Rick Porcello took the bulk of the beating, allowing eight runs on 12 hits in 5 1/3 innings. Adrian Beltre and Donnie Murphy both did yardwork at Porcello’s expense, marking the first time that the right-hander had served up more than one gopher ball in a game since a nightmare at Fenway Park last September 4. But they weren’t the ones who made history in the rout.

The aforementioned no. 9 batter was rookie Rougned Odor, who’s still more than eight months shy of the legal drinking age. Saturday’s contest was the 12th big-league game of Odor’s young career. He’d notched just one extra-base hit—a homer on May 11—in his first 11 but tripled that total amid the Rangers’ outburst.

Odor picked up an infield single in the third inning, an appetizer for the two-run triple he’d deliver in the next frame. The second baseman grounded out in the sixth. Then, he came up with the bases loaded in the seventh and chased fellow rookie Corey Knebel with a three-run three-bagger

…that cemented his place in the history books:

Odor also became the 31st player since 1914 to mix in a two-triple effort among his first 12 games in the majors. Brad Miller, the most recent before Odor, did it for the Mariners on July 5, 2013 without collecting an RBI. The last second baseman to do it was John Sipin of the Padres on May 24, 1969—and he, too, failed to drive in a run with either of his three-baggers. The last player to do so while batting in the nine-hole was Jeff Stone on October 1, 1983, but he entered that game in a double switch.

The Rangers are down Prince Fielder and Jurickson Profar, and Shin-Soo Choo left the blowout with a sore ankle. On the bright side, they’re now 1-0 in franchise history when their no. 9 hitter swats two triples. Their top prospect supplied a much-needed glimpse into the future amid a rough, 24-25 start to 2014.


Porcello wasn’t the only Tigers starter to take a beating during the Rangers’ visit to Comerica Park. Justin Verlander followed in his footsteps, getting shelled to the tune of nine runs (six earned) on 11 hits over 5 1/3 innings. He walked three and struck out only one.

None of Verlander’s pitches did the right-hander much good, but his fastball—which averaged 93 mph and topped out at 96—was chiefly responsible for the damage the Rangers did. The 31-year-old’s maximum velocity has gradually decreased over the past few years, and he’s yet to figure out a way to cope with not being able to post triple digits on the radar gun.

Opponents are now hitting .276 off of Verlander’s heater, and he’s racked up more walks (22) than strikeouts (14) in plate appearances in which the four-seamer has been the terminal pitch. Sky-high BABIPs on his secondary pitches, partly bad luck but partly the result of those offerings playing down with diminished velocity, have cemented the righty’s fate over the past three starts, as he’s allowed five runs apiece in them. To find the last time Verlander permitted five-plus tallies in three straight outings, you’d have to go all the way back to July 26-August 11, 2008.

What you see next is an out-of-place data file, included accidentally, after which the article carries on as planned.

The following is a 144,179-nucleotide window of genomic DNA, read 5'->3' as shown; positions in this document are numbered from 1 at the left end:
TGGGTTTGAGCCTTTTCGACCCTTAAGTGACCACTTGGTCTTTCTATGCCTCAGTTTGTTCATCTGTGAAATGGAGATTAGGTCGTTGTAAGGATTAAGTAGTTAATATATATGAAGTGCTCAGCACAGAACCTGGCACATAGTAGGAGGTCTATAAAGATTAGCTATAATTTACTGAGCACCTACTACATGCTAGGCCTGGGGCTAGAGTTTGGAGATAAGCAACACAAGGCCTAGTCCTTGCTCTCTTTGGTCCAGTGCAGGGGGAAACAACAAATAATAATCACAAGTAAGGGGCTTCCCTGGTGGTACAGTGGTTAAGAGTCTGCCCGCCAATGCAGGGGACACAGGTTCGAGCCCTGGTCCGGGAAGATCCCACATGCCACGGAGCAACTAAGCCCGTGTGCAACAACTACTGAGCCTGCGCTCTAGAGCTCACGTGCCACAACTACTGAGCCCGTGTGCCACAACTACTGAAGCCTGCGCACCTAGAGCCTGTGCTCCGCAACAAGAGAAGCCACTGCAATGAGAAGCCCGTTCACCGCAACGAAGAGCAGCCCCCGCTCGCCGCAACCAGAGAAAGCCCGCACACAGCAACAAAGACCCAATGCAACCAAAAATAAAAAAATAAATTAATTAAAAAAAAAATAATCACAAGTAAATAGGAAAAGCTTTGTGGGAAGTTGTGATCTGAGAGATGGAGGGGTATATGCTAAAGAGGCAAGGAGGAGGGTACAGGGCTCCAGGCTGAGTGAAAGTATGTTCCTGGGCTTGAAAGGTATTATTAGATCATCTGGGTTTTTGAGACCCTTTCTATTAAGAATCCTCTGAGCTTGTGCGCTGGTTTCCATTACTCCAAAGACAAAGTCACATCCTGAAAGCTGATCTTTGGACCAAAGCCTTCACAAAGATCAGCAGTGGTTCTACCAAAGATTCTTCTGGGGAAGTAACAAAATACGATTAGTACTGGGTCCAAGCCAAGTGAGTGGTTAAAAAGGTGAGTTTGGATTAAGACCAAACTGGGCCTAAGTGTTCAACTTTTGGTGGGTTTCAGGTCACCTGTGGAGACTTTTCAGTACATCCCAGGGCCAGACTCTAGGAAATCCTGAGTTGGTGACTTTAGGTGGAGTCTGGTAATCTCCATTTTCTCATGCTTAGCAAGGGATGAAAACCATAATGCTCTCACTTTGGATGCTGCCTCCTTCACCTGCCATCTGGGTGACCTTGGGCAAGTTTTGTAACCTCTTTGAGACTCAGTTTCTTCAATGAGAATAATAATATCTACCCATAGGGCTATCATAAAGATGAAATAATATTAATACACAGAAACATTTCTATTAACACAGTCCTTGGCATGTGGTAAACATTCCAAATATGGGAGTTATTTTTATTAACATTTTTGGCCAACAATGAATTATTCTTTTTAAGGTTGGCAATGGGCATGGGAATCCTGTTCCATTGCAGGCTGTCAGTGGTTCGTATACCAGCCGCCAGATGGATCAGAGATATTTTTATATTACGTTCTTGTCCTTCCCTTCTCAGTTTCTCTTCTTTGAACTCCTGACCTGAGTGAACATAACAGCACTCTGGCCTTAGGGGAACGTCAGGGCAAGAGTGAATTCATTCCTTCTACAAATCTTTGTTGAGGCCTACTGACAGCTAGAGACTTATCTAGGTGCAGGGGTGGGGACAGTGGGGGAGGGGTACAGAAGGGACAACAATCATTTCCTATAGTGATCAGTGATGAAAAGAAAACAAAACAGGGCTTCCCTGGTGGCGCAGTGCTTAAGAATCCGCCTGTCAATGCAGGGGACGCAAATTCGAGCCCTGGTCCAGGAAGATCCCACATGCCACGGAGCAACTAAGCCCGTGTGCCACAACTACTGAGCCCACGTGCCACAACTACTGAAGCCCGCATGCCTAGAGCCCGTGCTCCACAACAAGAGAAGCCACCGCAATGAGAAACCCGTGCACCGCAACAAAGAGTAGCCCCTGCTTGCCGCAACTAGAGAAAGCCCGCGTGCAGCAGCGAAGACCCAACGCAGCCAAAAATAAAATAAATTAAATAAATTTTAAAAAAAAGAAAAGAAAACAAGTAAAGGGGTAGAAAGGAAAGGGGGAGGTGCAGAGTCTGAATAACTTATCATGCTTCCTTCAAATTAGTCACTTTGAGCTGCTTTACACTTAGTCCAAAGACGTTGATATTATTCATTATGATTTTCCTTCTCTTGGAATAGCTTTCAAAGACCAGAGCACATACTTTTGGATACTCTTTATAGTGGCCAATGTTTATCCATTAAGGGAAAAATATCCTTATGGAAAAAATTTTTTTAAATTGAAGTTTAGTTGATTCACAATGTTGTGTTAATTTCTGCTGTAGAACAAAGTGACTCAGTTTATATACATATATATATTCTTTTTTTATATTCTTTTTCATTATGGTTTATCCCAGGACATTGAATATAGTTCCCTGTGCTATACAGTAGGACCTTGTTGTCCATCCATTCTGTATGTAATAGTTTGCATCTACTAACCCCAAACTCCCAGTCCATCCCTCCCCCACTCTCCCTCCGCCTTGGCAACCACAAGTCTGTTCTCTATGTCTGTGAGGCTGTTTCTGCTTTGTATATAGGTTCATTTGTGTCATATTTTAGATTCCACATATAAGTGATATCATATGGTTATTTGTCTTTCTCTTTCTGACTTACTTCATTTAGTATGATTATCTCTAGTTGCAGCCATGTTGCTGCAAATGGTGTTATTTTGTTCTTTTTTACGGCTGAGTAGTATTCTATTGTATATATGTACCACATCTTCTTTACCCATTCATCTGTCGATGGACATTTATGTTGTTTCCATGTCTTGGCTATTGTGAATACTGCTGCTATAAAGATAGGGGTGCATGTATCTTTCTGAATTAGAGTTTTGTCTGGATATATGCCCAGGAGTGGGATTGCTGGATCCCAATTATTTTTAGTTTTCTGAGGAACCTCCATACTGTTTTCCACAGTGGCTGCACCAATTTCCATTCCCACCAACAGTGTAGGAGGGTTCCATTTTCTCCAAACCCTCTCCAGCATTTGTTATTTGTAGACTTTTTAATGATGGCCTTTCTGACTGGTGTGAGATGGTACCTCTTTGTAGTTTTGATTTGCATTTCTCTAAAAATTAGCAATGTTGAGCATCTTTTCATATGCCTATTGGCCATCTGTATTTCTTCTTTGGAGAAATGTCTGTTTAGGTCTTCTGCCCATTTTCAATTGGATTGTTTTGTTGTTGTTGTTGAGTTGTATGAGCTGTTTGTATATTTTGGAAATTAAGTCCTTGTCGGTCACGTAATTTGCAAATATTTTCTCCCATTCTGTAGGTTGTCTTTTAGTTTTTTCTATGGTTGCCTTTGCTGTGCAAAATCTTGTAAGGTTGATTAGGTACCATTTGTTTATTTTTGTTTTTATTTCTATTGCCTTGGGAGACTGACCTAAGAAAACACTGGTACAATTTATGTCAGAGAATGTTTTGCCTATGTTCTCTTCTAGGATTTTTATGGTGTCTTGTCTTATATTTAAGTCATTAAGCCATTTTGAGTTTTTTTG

On the other end of the current pitching spectrum is Adam Wainwright, who took the hill in primetime on Sunday looking to deliver a worthy encore to a one-hit shutout earlier in the week, in which he held the Diamondbacks to only one baserunner. The 32-year-old had a tough act to live up to, but he handled the task with aplomb.

Wainwright failed to complete the Cardinals’ 4-0 victory over the Reds, needing 117 pitches to record 24 outs, but he dazzled the ESPN audience in his eight innings on the bump. The right-hander’s cutter baffled Cincinnati’s lineup from beginning to end; he threw 30 of 37 for strikes, including nine swings-and-misses, and only six cutters were hit into play.

Wainwright now has an early Cy Young Award résumé to tempt both old school and sabermetrically inclined writers. He leads the majors with eight wins and a 1.67 ERA, and he tops the National League with 15.6 PVORP. After Johnny Cueto faltered at Nationals Park, ceding eight runs (six earned) in 5 1/3 innings in his first clunker of the year, Wainwright may have the inside track to the hardware as the second month draws to a close.


George Springer had a seven-game hitting streak, home runs in three straight games, and seven long balls in May, an Astros franchise record for a player’s first month.

That was before Memorial Day—on which he went 4-for-4 with a tater, two doubles, five runs scored, three RBI, and a walk.

Concerns about Springer’s hit tool led some to question how quickly he could make a major-league impact and how significantly he could bolster the Astros offense. The past few days suggest that the answers are “right away” and “a whole lot.”

The 24-year-old wasn’t spooked on Monday by the prospect of stepping in against fellow Rookie of the Year hopeful Yordano Ventura. He drew a walk in his first plate appearance, when Ventura’s soon-to-erode velocity was still registering 98, and doubled in the subsequent frame, driving in two of the Astros’ five first- and second-inning runs.